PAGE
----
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Monomoy Island History

Monomoy geography

Monomoy Island is an uninhabited 8 mile long, 7600 acre island which lies directly south east of Chatham, Massacuhsetts which is part of Cape Cod. Monomoy forms a natural barrier between Nantucket Sound and the Atlantic Ocean, and is know for it's rapidly changing coastline which reforms each year as the winter storms erode it's sandy shores. Throughout history, there have been periods where Monomoy was a peninsula, connedted to the main land, and then for large stretches it has been an island, as it is today.

Monomoy national wildlife refuge

Since 1944 Monomoy has been designated as a national wildlife refuge by the United States Fish and Wildlife Service. Monomoy Spans 7600 Acres and is the home to a variety of migratory birds including Piping Plover, American Oystercatcher, Roseate Tern and Red Knot. Monomoy is also home to a huge colony of Grey and Harbor seals whose numbers have grown expodentially over the past decade, into the tens of thousands. For more details on the current state of the refuge, visitation options, and the types of plants and animal species you can find at the refuge, please visit the official Fish and Wildlife Service Website :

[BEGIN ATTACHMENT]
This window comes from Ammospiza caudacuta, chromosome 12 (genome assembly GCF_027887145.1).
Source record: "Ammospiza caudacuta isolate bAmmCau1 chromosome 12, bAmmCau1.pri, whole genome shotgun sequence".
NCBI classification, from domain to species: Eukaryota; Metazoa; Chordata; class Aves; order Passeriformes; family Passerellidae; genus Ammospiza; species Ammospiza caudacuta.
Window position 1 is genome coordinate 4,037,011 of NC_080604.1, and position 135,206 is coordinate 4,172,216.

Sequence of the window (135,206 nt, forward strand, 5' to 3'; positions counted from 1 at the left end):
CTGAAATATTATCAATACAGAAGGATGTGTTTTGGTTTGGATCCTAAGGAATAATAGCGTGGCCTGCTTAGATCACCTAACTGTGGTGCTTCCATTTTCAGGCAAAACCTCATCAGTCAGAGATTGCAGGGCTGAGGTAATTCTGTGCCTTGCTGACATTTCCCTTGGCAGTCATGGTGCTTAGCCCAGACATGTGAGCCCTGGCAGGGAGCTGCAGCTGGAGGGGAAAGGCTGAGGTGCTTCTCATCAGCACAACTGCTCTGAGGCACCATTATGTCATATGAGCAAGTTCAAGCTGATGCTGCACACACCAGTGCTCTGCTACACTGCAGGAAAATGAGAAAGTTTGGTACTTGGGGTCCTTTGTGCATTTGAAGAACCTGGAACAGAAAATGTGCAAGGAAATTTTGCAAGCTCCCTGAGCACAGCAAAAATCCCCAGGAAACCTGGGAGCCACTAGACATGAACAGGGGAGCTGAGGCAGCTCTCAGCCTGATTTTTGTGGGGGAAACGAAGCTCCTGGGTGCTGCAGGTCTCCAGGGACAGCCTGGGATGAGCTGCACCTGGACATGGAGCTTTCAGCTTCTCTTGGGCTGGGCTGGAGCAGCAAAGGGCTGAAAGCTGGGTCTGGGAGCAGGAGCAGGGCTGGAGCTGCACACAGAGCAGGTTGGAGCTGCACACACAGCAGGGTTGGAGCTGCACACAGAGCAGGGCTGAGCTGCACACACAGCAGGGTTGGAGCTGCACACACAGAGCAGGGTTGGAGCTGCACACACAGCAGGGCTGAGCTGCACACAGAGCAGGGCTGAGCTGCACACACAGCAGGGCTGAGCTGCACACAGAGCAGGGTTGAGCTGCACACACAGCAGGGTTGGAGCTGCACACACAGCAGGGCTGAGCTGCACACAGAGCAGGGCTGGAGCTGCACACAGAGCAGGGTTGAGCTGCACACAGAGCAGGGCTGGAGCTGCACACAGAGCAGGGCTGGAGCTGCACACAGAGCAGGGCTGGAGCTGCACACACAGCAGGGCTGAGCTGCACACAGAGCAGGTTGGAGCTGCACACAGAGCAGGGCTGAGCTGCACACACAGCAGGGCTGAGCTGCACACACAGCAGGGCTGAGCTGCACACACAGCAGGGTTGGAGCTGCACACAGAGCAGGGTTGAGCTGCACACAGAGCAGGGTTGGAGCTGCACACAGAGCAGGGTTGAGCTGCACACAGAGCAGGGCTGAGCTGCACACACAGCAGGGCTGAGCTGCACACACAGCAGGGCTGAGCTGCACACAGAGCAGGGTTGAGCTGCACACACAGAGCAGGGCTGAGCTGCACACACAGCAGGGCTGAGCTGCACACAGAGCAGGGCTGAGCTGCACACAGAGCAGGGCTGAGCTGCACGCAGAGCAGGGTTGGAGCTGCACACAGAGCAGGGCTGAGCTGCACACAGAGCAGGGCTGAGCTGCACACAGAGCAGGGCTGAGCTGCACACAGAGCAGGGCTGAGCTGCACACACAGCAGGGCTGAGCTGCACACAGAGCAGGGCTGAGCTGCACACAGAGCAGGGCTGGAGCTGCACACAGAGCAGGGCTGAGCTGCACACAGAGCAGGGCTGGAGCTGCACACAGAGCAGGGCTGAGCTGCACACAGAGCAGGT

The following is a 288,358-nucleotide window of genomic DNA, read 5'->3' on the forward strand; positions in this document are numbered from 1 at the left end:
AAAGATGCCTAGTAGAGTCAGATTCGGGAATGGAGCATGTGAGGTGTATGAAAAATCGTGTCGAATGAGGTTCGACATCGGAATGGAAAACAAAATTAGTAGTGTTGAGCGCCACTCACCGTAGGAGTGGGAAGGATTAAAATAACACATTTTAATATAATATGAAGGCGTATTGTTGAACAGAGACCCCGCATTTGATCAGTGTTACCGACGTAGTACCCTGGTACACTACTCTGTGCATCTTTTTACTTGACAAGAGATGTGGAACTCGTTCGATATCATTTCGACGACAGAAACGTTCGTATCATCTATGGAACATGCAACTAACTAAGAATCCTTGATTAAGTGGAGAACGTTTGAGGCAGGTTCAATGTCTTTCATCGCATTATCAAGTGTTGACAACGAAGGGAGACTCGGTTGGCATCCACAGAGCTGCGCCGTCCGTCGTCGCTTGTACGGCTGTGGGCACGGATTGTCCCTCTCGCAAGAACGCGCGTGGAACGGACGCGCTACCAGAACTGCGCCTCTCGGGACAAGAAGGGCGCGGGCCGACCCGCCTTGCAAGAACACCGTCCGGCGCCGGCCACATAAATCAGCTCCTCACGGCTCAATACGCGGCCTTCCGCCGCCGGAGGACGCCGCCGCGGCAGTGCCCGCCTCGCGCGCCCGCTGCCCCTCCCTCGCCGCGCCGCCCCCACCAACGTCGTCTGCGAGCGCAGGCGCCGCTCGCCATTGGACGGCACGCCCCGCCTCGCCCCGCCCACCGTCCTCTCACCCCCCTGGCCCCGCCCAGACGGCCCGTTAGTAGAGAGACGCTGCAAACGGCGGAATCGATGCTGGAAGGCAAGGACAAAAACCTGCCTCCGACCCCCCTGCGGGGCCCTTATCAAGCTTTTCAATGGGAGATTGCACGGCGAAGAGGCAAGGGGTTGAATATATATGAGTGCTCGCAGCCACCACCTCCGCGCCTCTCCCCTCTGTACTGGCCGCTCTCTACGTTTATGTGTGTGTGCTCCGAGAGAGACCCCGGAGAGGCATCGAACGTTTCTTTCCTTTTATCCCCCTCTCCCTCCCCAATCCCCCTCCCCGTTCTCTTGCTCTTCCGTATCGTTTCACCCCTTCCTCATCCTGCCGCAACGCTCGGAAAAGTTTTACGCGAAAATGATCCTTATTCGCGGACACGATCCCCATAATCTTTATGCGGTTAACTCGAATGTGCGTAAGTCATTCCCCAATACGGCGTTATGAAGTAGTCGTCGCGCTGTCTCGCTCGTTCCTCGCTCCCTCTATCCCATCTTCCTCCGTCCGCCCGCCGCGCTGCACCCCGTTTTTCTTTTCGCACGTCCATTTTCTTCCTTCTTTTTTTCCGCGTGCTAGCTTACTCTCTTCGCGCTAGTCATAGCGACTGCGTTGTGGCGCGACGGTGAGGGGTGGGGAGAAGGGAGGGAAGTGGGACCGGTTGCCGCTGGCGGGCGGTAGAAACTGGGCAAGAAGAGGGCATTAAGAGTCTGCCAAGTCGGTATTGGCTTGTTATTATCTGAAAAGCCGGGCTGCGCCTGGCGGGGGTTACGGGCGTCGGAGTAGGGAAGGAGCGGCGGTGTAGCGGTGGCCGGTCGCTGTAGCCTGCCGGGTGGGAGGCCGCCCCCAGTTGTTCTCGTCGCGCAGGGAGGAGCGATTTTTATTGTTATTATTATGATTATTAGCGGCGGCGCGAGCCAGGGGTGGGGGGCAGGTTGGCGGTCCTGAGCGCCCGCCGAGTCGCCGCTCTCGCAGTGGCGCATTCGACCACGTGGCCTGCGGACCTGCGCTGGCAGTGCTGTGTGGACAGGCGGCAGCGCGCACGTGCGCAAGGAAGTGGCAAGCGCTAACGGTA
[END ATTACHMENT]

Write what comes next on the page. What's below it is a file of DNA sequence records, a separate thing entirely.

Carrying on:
Monomoy point Light

Monomoy Point Light iwas established in 1823. The first light was a wood tower and brick lantern room on top of the keeper's house. The current tower, one of the first made of cast iron, was built in 1849.

After the opening of the Cape Cod Canal in 1914, most vessels bound from south of the Cape to the Boston area took the shorter and safer route through the canal, so there was much less traffic past the light and the light was deactivated in 1923.

It was added to the  National Registar of historic places as Monomoy Point Lighthouse on November 1, 1979.

The keeper's house is preserved and serves today as a guest house. The Lighthouse preservation society, the Massachusets Audubon Society, and The Friends of Monomoy support preservation of the lighthouse and keeper's house.

The Following photos come from the Historic American Engineering Record (HAER) in the national Archives: